Washington, D.C. – The National Highway Traffic Safety Administration (NHTSA) has a new plan to improve the federal government’s automobile crash tests and strengthen its five-star vehicle safety rating system, as announced by U.S. Transportation Secretary Mary E. Peters.

“Knowing how many horses a car engine has is important, but knowing how safe a car is before you even step into a dealership ought to be essential,” Peters said. “We want to make sure consumers can easily take safety into consideration when choosing a new vehicle, along with price, fuel efficiency, size and the colour they like best.”

Under improvements to the five-star safety rating program, vehicles will, for the first time, be given an overall safety rating that combines results from frontal, side and rollover tests, beginning with model-year 2010. The upgraded system will also include new frontal crash tests, and a new side pole test to simulate wrapping a vehicle around a tree, Peters said. Female crash test dummies will also be added to the tests, so that women and larger children are represented, and that new testing for leg injuries will be done.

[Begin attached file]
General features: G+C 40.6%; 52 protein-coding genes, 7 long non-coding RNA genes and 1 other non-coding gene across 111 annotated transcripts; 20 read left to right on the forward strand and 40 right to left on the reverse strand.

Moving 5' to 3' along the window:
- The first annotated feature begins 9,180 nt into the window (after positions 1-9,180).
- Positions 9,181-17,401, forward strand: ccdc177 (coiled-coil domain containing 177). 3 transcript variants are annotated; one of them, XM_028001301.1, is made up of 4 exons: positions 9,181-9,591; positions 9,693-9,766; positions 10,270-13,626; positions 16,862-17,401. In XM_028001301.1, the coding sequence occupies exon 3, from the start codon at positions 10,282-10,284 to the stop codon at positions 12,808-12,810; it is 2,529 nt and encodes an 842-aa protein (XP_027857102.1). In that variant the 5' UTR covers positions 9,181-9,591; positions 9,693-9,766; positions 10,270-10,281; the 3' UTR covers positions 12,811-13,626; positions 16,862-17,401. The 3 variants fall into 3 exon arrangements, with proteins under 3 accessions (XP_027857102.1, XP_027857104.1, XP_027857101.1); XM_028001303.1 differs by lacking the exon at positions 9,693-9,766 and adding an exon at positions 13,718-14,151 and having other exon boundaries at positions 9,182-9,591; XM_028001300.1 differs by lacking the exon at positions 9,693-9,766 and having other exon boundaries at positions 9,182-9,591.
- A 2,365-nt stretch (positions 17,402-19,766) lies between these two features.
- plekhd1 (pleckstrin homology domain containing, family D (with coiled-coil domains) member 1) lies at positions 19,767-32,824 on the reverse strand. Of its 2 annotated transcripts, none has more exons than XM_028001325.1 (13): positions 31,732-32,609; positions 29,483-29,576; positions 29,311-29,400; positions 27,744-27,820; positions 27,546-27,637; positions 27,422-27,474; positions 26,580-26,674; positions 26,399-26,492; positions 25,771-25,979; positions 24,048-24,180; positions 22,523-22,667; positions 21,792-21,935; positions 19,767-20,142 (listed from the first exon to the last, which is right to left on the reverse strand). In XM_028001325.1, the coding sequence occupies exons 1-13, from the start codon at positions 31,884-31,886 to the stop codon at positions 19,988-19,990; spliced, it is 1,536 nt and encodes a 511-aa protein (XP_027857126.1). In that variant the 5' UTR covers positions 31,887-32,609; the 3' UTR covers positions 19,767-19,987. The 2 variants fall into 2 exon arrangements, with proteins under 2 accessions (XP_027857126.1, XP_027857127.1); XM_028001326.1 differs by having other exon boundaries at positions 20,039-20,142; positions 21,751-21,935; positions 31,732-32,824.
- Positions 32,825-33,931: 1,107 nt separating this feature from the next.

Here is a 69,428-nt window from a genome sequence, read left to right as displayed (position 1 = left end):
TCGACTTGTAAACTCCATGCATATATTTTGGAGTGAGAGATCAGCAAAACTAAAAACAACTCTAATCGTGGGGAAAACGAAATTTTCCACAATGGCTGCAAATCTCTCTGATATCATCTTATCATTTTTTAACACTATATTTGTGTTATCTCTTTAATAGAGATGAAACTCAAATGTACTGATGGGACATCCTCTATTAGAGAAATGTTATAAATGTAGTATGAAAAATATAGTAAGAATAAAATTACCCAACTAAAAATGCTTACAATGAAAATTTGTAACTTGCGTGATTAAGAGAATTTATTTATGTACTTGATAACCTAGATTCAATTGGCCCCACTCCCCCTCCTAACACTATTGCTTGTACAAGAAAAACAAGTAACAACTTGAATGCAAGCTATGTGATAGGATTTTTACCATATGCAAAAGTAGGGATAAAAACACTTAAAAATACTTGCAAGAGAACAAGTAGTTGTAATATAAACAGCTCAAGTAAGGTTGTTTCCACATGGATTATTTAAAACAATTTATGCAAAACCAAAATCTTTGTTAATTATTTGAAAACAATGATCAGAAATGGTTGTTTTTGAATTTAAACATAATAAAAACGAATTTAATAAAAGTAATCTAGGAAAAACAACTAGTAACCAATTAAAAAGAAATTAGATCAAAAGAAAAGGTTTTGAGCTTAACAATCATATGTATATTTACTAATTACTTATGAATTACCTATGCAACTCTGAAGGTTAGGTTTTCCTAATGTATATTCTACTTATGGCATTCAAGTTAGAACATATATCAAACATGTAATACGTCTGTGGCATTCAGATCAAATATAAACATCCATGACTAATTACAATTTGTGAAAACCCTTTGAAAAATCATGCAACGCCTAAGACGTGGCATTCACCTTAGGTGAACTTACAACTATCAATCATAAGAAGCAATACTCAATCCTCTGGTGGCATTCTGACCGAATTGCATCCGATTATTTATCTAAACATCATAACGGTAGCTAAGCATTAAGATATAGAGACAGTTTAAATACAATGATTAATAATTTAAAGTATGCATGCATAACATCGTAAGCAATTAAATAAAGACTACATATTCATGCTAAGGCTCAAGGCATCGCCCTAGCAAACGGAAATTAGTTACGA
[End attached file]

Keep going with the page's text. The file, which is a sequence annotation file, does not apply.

Also, for the first time, a new rating on emerging advanced technologies will be added, so consumers will know whether specific crash avoidance technologies, such as electronic stability control, lane departure warning systems and forward collision warning systems, are optional or standard on new vehicles.

“Enhanced government safety ratings are intended to further the continuous advancement of vehicle safety,” said Nicole R. Nason, National Highway Traffic Safety Administrator. “In addition to providing important information to consumers, the ratings encourage vehicle manufacturers to continue to design vehicles that reach an even higher level of safety.”

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